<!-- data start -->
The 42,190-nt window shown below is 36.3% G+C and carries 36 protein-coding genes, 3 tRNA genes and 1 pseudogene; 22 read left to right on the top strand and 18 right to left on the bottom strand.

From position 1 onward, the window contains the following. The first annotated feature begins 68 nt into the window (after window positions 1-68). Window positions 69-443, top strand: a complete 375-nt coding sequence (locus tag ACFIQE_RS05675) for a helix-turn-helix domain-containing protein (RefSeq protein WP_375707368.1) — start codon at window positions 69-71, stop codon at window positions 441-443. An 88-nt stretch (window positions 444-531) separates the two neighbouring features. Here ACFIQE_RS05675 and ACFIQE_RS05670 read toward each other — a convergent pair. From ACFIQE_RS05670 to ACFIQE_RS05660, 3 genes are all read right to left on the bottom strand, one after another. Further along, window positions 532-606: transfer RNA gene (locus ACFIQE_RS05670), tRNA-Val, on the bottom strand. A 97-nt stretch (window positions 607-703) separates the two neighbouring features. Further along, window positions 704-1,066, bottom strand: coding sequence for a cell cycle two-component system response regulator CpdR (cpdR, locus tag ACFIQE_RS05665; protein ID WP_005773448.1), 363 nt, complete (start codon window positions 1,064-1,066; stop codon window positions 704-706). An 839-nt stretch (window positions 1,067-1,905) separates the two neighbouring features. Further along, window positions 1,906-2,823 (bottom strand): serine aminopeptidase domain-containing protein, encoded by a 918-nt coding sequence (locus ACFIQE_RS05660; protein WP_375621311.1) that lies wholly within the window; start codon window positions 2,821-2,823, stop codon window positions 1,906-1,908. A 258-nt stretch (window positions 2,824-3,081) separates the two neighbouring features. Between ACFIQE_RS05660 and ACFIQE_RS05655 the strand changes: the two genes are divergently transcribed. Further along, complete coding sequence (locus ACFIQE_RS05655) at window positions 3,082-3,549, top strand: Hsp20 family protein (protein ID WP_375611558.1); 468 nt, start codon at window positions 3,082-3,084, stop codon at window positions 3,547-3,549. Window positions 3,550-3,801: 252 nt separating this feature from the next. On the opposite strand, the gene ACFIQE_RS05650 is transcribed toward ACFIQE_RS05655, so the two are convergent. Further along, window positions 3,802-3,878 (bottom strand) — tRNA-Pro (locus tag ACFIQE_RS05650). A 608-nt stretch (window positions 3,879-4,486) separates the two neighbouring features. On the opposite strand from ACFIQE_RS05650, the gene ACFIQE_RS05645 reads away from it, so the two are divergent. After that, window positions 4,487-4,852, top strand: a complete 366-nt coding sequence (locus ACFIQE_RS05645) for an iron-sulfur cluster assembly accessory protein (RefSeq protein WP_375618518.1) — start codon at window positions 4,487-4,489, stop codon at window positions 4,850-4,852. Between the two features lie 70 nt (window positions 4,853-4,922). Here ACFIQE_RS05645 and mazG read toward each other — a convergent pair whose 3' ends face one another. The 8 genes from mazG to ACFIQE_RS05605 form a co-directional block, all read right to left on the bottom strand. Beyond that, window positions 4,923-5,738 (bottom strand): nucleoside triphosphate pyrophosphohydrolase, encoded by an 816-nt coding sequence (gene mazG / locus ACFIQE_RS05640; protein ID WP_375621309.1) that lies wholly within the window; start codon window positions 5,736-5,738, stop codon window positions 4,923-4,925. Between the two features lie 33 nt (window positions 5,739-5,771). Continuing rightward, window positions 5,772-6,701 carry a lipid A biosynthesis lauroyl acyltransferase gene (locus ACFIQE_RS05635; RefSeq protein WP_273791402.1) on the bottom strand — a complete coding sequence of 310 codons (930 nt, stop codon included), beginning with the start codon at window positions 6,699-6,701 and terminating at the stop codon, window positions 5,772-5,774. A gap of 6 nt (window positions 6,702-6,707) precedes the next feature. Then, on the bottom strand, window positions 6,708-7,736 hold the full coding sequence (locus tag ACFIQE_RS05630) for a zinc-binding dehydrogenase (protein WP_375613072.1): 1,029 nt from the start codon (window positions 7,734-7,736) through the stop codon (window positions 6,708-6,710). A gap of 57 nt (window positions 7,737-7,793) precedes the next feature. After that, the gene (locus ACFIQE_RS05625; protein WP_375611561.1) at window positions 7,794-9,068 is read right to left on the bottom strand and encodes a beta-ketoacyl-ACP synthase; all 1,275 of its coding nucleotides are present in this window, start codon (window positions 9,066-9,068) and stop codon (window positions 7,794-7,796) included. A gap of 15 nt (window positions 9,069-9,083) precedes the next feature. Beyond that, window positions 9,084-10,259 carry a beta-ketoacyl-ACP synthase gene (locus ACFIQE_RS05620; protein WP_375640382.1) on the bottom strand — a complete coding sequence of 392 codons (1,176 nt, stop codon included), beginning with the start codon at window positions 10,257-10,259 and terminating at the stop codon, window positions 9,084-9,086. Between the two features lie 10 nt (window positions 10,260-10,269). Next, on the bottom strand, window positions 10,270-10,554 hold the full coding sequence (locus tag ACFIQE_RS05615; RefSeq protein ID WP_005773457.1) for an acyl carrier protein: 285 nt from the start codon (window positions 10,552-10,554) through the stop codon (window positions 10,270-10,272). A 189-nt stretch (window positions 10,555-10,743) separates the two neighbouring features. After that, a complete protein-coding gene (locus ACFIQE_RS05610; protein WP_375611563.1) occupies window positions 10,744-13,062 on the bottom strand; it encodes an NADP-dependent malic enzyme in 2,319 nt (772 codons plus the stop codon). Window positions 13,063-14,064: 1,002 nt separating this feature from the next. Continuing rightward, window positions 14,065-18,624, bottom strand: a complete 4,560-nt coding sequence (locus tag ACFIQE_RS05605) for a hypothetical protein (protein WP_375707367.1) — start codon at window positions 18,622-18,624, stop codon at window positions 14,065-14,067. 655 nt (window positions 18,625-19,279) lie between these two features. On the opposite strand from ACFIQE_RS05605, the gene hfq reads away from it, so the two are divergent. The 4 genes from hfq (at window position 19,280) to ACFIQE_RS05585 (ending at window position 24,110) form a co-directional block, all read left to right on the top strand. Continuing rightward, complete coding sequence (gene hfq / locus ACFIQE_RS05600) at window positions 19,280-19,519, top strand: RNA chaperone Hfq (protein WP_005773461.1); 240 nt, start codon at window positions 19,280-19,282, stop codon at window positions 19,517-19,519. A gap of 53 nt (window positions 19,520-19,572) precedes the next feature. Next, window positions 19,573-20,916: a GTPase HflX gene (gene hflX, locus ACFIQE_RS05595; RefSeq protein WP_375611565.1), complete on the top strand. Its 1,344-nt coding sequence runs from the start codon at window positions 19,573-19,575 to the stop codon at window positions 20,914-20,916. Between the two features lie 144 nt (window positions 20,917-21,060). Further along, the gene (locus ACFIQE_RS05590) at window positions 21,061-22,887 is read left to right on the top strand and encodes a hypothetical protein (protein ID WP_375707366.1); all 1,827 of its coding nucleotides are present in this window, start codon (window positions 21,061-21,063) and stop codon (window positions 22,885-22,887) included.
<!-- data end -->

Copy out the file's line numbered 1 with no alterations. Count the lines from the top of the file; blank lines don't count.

The 42,190-nt window shown below is 36.3% G+C and carries 36 protein-coding genes, 3 tRNA genes and 1 pseudogene; 22 read left to right on the top strand and 18 right to left on the bottom strand.